Acceptance and commitment therapy brings a fresh and invigorating perspective to the landscape of social anxiety treatment. Abbreviated as ACT, this contemporary approach was developed from traditional cognitive-behavioural therapy and enhanced with mindfulness and acceptance strategies. At its core, it empowers people with social anxiety to accept their thoughts and feelings while taking committed actions in alignment with their values.
ACT encourages people to accept and be compassionate towards their inner experiences. It recognizes that discomfort, anxiety, and self-doubt are natural parts of the human condition, especially when facing challenging situations like social interactions.
This therapy approach focuses on six core processes, often represented by the acronym “hexaflex,” which provide a roadmap for psychological flexibility:
Defusion is a central concept in this approach, which involves distancing oneself from unworkable (unhelpful) thoughts and beliefs. Instead of getting entangled in self-critical or anxious thinking, individuals learn to observe their thoughts without judgement, reducing their impact on behaviour and emotions.
Think about someone with social anxiety who has been invited to a networking event. As the event date approaches, she finds herself overwhelmed by anxious thoughts like, “I’ll embarrass myself,” “No one will want to talk to me,” and “I’ll ruin my chances for future opportunities.”
Acceptance and commitment therapy helps by teaching her how to recognise these thoughts and separate from them. Through a variety of techniques, this person can take a step back, enabling her to observe these thoughts from a more detached perspective, rather than becoming ensnared in their grip. This distance serves to significantly diminish the influence of these thoughts, ultimately granting her the capacity to direct her attention towards what truly matters, rather than being disproportionately affected by her thoughts. The thoughts and anxiety might still be there, but using ACT methods, she can let those be in the background while she does what is important to her, connecting to other professionals.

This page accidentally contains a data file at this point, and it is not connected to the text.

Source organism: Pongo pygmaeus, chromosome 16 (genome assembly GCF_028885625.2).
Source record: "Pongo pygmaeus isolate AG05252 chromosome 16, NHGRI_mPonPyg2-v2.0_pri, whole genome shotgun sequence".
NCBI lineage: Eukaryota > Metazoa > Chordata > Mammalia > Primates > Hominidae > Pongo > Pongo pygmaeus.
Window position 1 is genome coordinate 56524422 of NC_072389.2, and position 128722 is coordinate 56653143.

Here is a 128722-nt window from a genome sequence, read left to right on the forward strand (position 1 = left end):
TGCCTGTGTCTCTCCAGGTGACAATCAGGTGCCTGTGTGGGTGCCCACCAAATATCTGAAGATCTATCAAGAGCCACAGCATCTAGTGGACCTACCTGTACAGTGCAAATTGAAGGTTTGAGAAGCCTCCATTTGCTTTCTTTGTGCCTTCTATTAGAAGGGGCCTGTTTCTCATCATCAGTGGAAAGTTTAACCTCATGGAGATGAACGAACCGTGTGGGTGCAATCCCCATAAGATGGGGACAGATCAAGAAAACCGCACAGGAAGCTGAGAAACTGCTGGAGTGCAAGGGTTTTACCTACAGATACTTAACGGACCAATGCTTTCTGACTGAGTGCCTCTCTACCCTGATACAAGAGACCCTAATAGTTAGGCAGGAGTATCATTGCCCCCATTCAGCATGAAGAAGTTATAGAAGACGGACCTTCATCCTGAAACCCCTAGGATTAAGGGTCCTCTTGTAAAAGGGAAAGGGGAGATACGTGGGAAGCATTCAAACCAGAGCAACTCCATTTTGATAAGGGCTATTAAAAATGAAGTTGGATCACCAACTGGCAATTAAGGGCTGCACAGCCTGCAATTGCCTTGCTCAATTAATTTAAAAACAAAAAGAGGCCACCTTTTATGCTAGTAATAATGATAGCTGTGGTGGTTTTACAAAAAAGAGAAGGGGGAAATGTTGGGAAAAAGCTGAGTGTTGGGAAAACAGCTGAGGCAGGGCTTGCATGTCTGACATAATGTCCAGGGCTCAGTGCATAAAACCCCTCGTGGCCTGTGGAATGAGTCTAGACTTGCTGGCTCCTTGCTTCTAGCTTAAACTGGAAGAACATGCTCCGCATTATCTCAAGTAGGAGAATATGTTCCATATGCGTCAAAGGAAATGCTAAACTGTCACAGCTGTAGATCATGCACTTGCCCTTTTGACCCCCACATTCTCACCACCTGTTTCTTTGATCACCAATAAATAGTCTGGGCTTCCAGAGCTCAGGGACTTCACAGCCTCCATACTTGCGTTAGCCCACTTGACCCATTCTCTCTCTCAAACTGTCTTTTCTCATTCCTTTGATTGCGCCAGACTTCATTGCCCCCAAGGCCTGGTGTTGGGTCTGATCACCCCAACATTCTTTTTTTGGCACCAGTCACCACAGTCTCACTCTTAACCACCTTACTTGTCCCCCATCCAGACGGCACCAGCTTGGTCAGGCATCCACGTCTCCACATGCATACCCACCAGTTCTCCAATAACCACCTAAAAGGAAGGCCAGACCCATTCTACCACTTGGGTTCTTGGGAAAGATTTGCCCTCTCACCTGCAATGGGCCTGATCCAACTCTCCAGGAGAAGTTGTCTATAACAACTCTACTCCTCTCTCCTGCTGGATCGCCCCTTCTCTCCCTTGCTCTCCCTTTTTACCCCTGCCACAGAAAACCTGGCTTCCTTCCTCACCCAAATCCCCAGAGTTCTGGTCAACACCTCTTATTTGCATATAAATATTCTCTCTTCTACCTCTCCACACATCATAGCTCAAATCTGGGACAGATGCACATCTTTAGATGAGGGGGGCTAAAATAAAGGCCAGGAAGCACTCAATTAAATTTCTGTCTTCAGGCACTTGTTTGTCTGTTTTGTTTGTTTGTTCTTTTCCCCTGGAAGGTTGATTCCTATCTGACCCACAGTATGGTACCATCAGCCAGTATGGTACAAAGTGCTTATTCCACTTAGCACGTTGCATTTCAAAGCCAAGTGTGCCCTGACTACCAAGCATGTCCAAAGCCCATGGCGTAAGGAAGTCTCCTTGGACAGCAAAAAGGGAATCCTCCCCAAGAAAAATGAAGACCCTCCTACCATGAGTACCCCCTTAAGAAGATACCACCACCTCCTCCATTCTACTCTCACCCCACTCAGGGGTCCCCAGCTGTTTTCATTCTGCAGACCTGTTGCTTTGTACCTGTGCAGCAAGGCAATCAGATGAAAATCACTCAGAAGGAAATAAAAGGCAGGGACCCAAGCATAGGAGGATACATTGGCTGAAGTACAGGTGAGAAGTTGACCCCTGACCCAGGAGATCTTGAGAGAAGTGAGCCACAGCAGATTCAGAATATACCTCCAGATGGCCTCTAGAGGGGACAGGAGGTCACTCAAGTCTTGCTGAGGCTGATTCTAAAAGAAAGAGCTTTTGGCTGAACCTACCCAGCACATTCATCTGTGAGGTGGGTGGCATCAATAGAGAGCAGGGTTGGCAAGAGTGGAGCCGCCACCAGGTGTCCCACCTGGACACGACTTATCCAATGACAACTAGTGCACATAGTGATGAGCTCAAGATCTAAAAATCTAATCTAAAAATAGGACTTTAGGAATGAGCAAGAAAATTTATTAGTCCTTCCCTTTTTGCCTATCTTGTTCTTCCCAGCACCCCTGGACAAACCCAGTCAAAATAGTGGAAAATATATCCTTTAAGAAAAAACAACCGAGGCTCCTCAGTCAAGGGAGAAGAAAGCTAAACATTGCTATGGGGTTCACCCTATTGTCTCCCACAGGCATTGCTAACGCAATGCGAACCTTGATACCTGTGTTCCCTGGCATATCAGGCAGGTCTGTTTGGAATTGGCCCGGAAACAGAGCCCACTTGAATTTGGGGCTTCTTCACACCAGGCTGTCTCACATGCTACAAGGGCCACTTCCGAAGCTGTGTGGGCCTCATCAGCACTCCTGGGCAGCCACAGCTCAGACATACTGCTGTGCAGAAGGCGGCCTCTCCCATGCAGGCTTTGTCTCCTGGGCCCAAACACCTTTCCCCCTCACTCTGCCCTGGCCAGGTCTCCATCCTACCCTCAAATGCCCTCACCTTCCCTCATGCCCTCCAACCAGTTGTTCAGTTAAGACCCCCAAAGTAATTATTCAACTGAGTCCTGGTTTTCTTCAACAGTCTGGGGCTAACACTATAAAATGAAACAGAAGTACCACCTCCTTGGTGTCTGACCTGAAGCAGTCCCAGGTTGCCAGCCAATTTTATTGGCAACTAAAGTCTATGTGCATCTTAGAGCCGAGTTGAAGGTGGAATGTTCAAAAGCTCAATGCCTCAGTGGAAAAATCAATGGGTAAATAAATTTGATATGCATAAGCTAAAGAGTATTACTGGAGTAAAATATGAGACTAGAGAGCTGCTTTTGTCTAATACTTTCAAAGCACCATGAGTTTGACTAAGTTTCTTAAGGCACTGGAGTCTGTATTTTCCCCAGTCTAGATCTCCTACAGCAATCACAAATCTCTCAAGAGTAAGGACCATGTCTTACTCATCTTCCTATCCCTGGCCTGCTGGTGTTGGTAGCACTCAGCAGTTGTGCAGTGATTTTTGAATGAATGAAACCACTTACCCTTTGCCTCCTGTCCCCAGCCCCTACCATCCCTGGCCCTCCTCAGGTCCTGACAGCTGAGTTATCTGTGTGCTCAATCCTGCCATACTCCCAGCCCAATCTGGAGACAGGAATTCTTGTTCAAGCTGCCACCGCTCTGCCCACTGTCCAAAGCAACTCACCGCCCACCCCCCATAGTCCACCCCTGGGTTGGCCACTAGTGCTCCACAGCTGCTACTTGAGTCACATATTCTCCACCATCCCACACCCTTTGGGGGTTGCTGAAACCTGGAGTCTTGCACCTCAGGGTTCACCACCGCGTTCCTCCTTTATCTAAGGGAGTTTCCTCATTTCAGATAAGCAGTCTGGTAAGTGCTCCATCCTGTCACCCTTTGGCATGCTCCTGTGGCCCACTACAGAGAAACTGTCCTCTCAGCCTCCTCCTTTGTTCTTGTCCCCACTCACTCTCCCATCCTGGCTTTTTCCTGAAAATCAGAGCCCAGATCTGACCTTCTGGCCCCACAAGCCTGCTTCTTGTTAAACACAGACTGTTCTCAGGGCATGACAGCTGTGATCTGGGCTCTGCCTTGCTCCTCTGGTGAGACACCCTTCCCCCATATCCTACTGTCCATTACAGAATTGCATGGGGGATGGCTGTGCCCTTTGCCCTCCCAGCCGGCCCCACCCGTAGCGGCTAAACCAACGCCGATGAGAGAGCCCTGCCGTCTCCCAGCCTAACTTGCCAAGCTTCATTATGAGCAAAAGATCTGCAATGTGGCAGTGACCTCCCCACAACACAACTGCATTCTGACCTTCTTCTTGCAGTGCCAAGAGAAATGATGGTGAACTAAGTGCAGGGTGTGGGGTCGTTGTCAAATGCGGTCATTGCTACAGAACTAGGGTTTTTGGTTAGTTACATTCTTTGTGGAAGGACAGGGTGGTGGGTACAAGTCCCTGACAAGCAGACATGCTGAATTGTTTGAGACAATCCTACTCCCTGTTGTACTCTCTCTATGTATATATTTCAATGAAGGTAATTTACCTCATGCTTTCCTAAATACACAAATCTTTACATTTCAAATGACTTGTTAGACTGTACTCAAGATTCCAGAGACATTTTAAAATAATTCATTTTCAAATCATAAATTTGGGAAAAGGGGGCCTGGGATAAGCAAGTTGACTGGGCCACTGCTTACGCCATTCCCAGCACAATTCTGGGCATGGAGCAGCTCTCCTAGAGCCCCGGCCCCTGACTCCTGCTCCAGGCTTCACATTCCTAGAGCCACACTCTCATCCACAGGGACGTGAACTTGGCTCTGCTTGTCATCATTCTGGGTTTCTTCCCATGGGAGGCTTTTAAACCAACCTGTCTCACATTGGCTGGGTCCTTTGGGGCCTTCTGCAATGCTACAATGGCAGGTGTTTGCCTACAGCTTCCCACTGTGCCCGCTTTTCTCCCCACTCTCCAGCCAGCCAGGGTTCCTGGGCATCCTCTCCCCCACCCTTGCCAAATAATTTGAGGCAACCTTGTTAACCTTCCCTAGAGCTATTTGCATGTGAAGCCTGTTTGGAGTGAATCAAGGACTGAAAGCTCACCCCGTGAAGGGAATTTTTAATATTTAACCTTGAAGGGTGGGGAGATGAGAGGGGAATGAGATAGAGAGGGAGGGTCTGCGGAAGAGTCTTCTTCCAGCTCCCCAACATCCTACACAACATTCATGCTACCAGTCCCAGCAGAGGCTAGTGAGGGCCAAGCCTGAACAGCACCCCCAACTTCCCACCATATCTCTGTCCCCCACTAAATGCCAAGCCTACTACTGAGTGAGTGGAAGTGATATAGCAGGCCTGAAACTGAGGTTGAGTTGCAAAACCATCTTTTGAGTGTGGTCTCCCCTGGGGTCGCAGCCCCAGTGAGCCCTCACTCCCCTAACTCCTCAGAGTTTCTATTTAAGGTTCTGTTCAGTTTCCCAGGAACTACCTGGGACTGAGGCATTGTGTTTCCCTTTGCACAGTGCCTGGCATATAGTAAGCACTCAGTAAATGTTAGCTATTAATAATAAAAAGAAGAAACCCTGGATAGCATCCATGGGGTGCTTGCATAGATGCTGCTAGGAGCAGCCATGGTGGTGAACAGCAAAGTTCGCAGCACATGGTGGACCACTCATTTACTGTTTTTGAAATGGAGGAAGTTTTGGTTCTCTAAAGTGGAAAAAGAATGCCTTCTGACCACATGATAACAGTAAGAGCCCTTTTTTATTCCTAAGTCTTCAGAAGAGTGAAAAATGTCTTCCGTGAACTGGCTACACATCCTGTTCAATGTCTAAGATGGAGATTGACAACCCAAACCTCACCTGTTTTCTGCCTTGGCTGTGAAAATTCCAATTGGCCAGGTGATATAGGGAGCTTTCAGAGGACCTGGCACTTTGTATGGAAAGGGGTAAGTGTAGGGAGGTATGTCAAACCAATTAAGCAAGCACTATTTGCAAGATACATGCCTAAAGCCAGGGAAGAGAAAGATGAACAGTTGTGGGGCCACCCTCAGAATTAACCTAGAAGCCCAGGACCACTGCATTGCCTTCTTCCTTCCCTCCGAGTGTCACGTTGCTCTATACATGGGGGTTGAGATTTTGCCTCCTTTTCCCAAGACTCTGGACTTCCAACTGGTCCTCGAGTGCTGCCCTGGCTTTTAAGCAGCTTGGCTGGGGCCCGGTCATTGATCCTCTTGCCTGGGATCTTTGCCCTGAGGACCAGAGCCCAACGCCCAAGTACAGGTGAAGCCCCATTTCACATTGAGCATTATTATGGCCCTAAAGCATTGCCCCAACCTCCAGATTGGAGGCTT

At the heart of its philosophy is acceptance of what is, including thoughts and emotions. Instead of viewing anxiety as a burdensome adversary to be eradicated, acceptance and commitment therapy encourages individuals to embrace it as a natural part of the human experience. This shift in perspective is transformative, as it allows individuals to acknowledge their anxiety without judgement or self-condemnation. The anxiety stemming from a social event may persist, but the extra layers of distress generated by resisting or rejecting this anxiety gradually fade away. Embracing and acknowledging this initial anxiety fundamentally shifts one’s attitude and expectations when participating in social events.
Imagine someone with social anxiety who frequently experiences intense anxiety before attending social events. In the context of ACT, they would be guided to acknowledge that their anxiety is a common response to challenging situations, rather than a personal failing. This newfound acceptance acts as a potent anchor, firmly rooting individuals in recognising that anxiety is not an adversary to be fought. Instead, it underscores the importance of acknowledging and understanding anxiety as a natural part of the human experience.